Drivers of leafcutter ant populations and their inter‐trophic relationships in Amazonian forest islands

Ana Filipa Palmeirim, Maíra Benchimol, Inara R. Leal, Carlos A. Peres

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4 Citations (Scopus)
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Under habitat loss and fragmentation, the intensity of local ecological processes involving species interactions changes pervasively, accelerating local species extinctions, and disrupting essential ecosystem functions. We addressed this issue by examining the direct population drivers of apex predators (five felid species), armadillo mesopredators, leafcutter ants (Atta sexdens and Atta cephalotes), and the indirect effects mediated by their inter-trophic relationships in a ~25-yr-old land-bridge island system formed by a hydroelectric dam in the Central Amazon. These trophic groups and pioneer tree abundance were surveyed across 34 variable-sized islands and three continuous forest sites. Leafcutter populations were characterized in relation to their occurrence, colony density, and proportion of inactive colonies, and for each leafcutter response, we considered the direct and/or indirect effects of forest area on each trophic group. Leafcutter occupancy was best explained by the direct model, colony density by either the direct or the indirect model, and proportion of inactive colonies by an indirect model via the effects of pioneer tree abundance. The direct forest area effects were positive for apex predators and leafcutter occupancy, but negative for armadillos and pioneer trees. Yet leafcutter colony density declined in increasingly larger forest areas. The absence or low abundance of apex predators on small islands released armadillo hyper-abundance, which contrary to expectation from top-down control, covaried positively with leafcutter colony density. Finally, the indirect model showed that leafcutter colonies were more active under higher pioneer tree abundances. That leafcutter density increases on smaller islands whenever present is likely attributed to the hyper-abundance of pioneer plants and canopy gaps. Although apex predators apparently suppressed armadillos, the remaining fraction of the food web seems to be controlled by bottom-up mechanisms most likely related the overall low foliage palatability typical of wet evergreen forests. Our findings can be used to inform the long-term viability of forest ecosystems affected by hydropower development in lowland Amazonia.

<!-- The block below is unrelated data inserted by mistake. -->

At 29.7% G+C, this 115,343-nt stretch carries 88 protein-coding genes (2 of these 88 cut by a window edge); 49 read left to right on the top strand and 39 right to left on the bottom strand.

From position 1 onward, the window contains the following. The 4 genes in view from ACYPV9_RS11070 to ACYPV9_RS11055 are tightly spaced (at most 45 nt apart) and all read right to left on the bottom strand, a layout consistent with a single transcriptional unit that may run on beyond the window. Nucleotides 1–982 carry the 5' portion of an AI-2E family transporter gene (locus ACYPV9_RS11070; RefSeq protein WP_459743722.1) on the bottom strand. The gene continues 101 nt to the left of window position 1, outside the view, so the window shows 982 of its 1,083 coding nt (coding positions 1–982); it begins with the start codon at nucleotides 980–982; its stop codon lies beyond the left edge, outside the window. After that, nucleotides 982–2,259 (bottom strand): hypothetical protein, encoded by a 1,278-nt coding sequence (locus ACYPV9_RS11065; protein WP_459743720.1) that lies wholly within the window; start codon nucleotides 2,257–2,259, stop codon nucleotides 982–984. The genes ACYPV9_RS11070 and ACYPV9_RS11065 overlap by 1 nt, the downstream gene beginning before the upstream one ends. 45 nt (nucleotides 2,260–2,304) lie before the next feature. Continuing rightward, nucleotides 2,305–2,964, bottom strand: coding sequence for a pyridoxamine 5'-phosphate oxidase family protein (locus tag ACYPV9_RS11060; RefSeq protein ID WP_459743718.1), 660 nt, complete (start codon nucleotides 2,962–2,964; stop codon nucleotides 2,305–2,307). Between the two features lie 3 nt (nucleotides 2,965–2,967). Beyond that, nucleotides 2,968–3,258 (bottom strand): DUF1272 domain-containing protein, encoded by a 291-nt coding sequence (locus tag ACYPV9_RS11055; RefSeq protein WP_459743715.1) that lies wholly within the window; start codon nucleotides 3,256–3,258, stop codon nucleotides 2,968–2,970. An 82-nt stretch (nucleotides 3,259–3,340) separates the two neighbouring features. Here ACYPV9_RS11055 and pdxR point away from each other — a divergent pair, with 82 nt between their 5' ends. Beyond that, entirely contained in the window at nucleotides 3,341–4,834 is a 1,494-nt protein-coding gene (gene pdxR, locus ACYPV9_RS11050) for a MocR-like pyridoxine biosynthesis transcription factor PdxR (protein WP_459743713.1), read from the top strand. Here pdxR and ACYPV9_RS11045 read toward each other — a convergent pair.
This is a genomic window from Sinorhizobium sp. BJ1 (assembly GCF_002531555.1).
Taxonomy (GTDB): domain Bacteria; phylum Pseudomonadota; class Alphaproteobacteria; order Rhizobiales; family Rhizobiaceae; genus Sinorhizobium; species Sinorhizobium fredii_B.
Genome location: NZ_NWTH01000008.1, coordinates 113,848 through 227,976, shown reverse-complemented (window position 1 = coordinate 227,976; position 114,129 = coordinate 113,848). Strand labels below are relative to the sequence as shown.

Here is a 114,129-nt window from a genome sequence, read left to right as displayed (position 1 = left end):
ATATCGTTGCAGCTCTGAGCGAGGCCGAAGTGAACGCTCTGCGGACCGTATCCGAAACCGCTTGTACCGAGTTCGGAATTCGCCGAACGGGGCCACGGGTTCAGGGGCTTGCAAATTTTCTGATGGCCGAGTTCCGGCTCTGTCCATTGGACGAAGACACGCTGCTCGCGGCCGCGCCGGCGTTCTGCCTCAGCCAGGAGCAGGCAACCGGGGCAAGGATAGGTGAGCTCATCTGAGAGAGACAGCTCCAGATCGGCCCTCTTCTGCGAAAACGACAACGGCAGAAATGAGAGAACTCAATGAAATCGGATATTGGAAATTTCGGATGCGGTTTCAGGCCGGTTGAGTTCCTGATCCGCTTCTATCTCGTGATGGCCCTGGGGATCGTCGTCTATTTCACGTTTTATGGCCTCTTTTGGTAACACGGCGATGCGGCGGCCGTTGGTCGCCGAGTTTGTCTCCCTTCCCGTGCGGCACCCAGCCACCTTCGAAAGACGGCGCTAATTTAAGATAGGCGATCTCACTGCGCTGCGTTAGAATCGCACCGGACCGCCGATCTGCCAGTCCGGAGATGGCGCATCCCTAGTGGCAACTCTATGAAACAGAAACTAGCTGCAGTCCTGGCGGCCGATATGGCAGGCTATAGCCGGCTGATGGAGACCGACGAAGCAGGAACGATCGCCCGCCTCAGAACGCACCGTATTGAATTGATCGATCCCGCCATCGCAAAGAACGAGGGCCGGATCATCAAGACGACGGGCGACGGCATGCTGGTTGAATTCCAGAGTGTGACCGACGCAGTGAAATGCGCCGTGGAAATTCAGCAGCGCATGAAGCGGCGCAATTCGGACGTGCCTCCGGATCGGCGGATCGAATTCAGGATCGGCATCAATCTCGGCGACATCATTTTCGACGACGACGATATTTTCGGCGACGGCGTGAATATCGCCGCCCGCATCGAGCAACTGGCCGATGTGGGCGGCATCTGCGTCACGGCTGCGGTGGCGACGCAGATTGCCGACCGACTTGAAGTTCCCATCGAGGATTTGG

Original languageEnglish
Article numbere03518
Issue number5
Early online date24 May 2021
Publication statusPublished - May 2021


  • bottom-up forces
  • evergreen forest
  • habitat loss and fragmentation
  • herbivorous insects
  • island systems
  • top-down forces
  • trophic cascades
  • tropical forest

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